If you have been following the news on India, you would have come to know of the massive paralysis the city of Mumbai experienced on the 17th and 18th of November. Mumbai was at a standstill over the death of Mahrashtra’s political supremo, Bal Thackeray. In all fairness, Thackeray was not a politician, neither did he have any political hold over Mumbai. But, what he did have, was a great deal of power over the masses, especially the Maharashtrians, who believe that Thackeray did a whole lot for their social and economic well being and upliftment.
I do not want to go into the history or the biography of Thackeray. You can look it up yourself on the internet, where there is no dearth of information on the man, by any stretch of imagination. I do want to share my experience as I witnessed, first-hand, the quickened pace at which Mumbai went into shut-down mode, within a matter of hours.
Thackeray has been severely ailing for a while, and was believed to be clinically dead a couple of days before Diwali itself. On November 15th, there was rumor about his impending demise, and by 12 pm that afternoon, the hustle and bustle of the city was reduced to pin-drop silence. I was amazed how, just upon the suspicion that he may be dead, most of the shops had shut down, people ventured into and stayed in their homes, even chaiwalas (tea vendors) abandoned their stalls, and the main roads were laden with police. It was unusually quiet, and some of my own clients who had appointments with me, did not feel safe to make it for them, even in their chauffeur driven cars.
That was the 15th and the next day everything was back to normal because his followers thought that he was OK. It was not made public that he was barely surviving on a ventilator. On the 17th of November, which was a Saturday, I was at Marine Lines (in South Mumbai), at an electric shop, exchanging light bulbs. I stepped out to indulge in some street food and the vendor told me he was in a hurry to shut down his stall because they just got wind that the great one had passed away. While he was making the food, the lanky, tall man, stopped a few feet from the stall and started yelling at the vendor, cursing him in Hindi and telling him that he needs to shut down his stall immediately. This guy was obviously one of Thackeray’s goons, more politely referred to as a Sainik or member of the Shiv Sena, Thackeray’s party. It did not matter to the man that a lady was standing there. I was amazed by what I witnessed around me…people running helter-skelter, shutters of shops being slammed shut in a matter of minutes, people scrambling for taxis or any kinds of modes of transportation to make it back safely to their houses…even the grocer stores and convenient stores had to shut down, which meant that, if you did not have any food or milk or other basic necessities in your home, you would have to wait till Monday to get them. Mumbai was going on a bandh (literally means to halt or stop or shut down). Only hospitals and medical stores could stay open.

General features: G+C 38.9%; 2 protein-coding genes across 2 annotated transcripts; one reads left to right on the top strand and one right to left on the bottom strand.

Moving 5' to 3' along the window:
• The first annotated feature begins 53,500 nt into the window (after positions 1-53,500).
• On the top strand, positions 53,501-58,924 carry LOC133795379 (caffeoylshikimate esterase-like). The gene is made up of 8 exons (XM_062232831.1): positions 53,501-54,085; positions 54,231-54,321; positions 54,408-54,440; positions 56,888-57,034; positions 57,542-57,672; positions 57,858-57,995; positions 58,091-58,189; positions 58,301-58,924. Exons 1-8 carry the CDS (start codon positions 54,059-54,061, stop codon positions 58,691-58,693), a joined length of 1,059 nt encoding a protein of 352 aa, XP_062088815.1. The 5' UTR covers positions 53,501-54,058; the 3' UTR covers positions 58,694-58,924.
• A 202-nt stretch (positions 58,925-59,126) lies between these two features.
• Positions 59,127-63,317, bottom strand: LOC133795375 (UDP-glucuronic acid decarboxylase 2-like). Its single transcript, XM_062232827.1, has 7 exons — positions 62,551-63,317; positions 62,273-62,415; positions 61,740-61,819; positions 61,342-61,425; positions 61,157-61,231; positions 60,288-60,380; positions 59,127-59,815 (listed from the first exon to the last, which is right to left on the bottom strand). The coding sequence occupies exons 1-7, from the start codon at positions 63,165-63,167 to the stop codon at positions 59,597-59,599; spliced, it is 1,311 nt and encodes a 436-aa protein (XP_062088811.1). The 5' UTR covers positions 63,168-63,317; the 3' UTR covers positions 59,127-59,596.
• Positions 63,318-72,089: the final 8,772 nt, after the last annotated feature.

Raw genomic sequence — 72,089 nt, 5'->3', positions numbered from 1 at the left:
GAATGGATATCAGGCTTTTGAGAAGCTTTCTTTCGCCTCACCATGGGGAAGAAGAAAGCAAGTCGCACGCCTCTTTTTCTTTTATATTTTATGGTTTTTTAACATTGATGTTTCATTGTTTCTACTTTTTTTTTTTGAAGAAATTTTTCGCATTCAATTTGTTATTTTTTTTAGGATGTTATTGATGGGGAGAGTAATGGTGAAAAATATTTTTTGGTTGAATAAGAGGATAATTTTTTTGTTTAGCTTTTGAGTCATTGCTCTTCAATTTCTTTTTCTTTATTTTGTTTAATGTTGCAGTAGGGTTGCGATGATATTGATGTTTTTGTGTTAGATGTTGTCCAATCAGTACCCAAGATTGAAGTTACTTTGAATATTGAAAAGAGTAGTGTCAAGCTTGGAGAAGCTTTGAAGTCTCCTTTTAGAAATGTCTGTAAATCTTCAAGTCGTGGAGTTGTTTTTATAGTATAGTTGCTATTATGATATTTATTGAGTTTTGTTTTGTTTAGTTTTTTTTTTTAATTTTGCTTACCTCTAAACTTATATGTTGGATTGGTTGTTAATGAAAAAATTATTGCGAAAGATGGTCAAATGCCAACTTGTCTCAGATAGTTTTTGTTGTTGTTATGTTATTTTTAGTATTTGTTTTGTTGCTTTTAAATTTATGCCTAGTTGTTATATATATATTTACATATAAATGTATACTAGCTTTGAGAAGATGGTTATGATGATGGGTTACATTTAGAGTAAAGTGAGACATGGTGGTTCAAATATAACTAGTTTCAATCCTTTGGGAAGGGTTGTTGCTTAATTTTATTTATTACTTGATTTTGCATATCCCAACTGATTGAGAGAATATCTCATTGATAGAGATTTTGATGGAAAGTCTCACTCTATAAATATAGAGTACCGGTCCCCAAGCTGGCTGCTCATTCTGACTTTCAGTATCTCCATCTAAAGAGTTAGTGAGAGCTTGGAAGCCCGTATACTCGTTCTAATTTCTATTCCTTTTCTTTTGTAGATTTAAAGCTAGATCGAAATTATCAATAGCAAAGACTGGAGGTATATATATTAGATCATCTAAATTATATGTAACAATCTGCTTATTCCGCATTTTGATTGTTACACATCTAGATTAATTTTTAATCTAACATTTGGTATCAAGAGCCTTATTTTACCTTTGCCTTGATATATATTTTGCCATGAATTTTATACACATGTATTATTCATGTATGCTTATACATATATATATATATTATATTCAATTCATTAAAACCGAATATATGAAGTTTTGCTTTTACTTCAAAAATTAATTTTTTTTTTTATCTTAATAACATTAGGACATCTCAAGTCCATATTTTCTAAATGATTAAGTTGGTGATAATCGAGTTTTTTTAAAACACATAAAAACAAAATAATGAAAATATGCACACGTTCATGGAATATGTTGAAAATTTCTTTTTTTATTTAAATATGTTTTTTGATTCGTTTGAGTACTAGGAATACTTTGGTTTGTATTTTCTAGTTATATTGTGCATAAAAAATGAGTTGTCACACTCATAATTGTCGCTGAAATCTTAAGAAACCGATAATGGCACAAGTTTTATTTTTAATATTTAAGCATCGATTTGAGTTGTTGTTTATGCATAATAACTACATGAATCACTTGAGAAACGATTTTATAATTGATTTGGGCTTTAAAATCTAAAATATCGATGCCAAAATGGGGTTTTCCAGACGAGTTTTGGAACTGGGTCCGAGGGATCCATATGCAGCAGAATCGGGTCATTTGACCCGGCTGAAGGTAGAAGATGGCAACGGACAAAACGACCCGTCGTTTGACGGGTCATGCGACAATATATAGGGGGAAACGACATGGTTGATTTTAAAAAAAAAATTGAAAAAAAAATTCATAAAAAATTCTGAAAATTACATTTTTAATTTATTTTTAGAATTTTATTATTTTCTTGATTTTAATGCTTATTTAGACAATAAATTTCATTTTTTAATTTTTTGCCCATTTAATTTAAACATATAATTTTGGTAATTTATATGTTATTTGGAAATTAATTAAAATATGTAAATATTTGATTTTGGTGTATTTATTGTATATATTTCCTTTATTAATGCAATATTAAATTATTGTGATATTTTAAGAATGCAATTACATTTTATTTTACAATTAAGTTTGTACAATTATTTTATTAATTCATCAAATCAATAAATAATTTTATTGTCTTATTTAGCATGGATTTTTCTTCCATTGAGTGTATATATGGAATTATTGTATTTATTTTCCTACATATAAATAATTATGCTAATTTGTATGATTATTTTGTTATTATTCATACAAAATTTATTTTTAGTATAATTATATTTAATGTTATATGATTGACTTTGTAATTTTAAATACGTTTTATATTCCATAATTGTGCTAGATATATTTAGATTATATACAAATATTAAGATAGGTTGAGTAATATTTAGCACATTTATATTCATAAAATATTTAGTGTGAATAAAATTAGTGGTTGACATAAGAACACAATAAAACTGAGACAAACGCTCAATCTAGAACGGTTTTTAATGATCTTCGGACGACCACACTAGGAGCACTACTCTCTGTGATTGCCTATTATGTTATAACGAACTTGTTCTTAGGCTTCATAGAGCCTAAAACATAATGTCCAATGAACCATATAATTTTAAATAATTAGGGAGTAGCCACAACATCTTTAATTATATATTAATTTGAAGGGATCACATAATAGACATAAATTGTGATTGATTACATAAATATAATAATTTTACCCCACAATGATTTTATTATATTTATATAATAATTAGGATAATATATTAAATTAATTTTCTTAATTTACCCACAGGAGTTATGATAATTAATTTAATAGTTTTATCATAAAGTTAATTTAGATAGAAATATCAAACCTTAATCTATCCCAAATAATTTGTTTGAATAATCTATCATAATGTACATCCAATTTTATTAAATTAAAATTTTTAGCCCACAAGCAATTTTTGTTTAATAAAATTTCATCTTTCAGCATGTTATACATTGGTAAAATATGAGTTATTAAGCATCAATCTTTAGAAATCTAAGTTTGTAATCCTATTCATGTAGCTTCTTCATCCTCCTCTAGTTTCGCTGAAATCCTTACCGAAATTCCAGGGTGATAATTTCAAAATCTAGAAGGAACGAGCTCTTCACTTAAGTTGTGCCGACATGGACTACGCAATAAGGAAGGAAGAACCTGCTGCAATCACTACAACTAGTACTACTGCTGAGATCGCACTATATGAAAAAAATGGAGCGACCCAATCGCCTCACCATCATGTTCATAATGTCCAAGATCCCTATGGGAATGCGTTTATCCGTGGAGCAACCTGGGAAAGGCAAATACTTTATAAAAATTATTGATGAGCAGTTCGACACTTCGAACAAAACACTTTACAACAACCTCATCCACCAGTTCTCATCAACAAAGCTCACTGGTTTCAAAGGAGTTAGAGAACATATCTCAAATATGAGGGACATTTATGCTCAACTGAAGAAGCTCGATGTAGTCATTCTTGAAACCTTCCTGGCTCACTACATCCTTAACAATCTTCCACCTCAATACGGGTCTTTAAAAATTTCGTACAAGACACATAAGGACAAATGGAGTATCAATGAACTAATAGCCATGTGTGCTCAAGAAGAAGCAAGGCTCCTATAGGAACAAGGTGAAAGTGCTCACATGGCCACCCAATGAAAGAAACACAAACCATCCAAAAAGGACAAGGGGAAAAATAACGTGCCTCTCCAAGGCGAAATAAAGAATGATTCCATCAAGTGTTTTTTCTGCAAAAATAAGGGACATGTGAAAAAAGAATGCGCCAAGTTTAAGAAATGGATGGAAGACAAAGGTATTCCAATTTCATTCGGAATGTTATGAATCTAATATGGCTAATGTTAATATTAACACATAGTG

It took us 2 hours to get home, a ride that usually takes us about 45-60 minutes. Here is a picture of the traffic jam and the cars that moved at snails pace, all in a hurry to be safe in doors:
We finally got home and found that we had just enough of food to tide us over Saturday and Sunday. I have seen Mumbai slow down on the weekends, but have never witnessed graveyard silence in the mega metropolis. One asks, why was there a bandh? Why did Mumbai, the financial capital of India, come to a standstill over the death of one man? A lot of people are asking if it was out of fear or respect. I believe it was out of pure fear.
The newspapers read, “Shopkeepers were not asked to shut their shops down, but did so out of respect for Thackeray”, a man who is believed to have done a lot for the state of Maharashtra. I say that is bull shit – it was all done out of fear and even the Mumbai police could not do a thing about it. By Sunday morning, when the funeral was to take place, 20 lakh (2 hundred thousand) people from all over Maharashtra, had made their way to Mumbai to pay their final respects to the their beloved savior (even the funeral of Mother Teresa did not attract such masses). The streets of Mumbai were empty and not a single shop was open. I have never witnessed such a sight in Mumbai and was beyond shocked to see how people did not dare to get out, unless they really needed to.
What was even shocking was that the man was given a State Funeral, something that even Mahatma Gandhi was not given. He was wrapped in the Indian flag, and on what grounds, I will never know. Thackeray was neither a politician, nor a leader of the country; he was a mere mortal who was a splendid orator and was responsible for many a controversies in Mumbai. I am not denying that he did do good for the locals, but I believe he did so at a heavy cost which the common man had to pay (again, you may do your own research and come to your own conclusions on the man, who incidentally, was also a great fan of Adolf Hitler).
In the tri-color flag
It is the 18th today and Mumbai is back to life and fortunately, there were no riots or hooliganism that broke out because of the throngs of people that invaded the city. Thackeray and his followers, his principles and his conduct, will always be controversial, and Mumbai has always been and will be in the grip of fear, every time something concerning the Shiv Sena party occurs.
This experience has really re-defined democracy for me, which clearly, we are lacking in India. If one has to shut down his/her shops for fear of losing their lives, how is this a democracy? This sort of rubbish was not be tolerated in the USA and people would not have been forced to stay in lock-down, where even the police appeared to be crippled and useless.